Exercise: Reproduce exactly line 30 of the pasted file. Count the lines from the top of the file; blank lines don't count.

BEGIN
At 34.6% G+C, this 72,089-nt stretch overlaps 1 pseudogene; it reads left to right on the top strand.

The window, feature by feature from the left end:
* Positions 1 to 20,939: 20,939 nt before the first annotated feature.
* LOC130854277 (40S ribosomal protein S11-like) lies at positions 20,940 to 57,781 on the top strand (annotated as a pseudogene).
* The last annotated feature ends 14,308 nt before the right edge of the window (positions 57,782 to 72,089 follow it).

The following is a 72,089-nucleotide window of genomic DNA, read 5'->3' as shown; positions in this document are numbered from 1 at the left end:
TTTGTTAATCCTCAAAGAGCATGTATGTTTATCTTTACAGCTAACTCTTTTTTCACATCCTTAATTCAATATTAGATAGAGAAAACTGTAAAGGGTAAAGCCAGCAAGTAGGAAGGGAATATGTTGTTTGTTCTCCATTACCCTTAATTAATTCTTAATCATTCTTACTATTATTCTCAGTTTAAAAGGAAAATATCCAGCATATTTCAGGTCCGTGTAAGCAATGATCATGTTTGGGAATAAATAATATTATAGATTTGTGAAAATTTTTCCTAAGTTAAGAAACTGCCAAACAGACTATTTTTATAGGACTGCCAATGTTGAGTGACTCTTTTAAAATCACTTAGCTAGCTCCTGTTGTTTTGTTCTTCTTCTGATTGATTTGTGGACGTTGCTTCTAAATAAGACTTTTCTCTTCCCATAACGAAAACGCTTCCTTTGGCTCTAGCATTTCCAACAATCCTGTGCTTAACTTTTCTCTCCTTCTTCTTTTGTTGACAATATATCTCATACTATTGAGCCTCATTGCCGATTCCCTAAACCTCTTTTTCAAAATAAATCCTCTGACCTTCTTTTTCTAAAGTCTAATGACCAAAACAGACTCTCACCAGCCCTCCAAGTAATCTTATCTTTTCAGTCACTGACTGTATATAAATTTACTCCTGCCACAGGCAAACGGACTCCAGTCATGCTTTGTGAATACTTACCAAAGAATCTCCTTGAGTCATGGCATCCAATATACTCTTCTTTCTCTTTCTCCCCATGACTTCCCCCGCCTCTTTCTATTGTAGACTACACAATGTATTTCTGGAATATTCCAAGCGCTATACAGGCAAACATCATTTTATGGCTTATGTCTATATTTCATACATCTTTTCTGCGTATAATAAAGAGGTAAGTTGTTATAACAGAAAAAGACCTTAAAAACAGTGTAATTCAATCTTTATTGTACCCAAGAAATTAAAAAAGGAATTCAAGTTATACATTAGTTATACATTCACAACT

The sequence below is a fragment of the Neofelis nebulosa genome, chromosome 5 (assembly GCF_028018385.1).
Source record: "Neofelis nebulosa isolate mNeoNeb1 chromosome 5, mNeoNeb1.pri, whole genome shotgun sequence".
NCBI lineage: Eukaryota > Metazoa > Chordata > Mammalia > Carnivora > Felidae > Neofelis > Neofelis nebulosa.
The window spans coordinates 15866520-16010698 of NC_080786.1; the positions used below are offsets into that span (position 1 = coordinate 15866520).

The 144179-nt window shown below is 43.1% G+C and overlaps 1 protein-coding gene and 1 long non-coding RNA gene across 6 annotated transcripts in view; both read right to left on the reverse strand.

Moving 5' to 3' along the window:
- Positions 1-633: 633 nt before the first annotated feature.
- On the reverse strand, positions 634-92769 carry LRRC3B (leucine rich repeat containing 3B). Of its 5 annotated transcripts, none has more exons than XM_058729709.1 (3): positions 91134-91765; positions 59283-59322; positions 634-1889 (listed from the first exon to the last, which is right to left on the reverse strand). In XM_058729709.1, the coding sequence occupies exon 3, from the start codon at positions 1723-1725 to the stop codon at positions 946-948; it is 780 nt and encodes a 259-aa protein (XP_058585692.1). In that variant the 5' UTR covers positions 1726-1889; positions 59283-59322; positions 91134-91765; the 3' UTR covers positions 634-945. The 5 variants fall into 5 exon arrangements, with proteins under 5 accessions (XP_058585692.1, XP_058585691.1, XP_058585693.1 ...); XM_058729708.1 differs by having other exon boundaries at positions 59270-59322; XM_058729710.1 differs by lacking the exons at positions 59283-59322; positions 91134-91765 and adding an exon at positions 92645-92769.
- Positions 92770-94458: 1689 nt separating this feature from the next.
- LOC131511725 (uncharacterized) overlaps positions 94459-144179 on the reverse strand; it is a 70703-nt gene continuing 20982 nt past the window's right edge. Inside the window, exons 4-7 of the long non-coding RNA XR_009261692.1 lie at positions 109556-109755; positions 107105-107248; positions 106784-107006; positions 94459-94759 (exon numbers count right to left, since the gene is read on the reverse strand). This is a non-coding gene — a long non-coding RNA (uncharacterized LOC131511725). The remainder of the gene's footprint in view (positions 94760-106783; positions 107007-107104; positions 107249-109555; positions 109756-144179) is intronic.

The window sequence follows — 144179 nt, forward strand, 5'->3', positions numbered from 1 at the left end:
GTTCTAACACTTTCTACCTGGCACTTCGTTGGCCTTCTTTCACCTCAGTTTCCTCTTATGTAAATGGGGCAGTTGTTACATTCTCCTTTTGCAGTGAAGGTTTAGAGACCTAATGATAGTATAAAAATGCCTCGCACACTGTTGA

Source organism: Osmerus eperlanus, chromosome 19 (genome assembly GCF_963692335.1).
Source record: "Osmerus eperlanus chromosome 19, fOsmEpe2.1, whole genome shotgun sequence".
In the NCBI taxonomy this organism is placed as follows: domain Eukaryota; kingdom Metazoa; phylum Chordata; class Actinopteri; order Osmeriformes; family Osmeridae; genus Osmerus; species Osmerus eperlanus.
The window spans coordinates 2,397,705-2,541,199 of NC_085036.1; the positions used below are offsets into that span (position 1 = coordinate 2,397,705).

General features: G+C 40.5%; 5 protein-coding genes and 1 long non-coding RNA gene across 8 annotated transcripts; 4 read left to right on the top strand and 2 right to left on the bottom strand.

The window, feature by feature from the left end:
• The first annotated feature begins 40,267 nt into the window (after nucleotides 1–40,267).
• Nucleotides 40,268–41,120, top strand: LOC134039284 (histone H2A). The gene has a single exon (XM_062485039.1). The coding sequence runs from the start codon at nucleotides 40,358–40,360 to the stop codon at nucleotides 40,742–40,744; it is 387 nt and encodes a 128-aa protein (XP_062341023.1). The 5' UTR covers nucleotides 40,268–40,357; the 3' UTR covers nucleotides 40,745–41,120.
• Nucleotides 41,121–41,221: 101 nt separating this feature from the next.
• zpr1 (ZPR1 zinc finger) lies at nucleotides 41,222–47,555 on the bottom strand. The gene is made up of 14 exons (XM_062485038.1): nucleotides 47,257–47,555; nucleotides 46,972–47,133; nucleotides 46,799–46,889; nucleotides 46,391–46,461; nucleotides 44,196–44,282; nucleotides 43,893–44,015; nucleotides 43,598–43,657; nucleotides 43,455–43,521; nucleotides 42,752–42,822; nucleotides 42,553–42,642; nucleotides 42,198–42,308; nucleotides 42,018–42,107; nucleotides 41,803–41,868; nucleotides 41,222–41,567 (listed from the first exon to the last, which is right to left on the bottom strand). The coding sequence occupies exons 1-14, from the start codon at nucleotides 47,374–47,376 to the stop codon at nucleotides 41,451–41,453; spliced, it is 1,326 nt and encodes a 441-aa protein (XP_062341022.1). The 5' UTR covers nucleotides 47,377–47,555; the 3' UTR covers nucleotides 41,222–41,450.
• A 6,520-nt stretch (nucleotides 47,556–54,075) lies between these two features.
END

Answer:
• A 6,520-nt stretch (nucleotides 47,556–54,075) lies between these two features.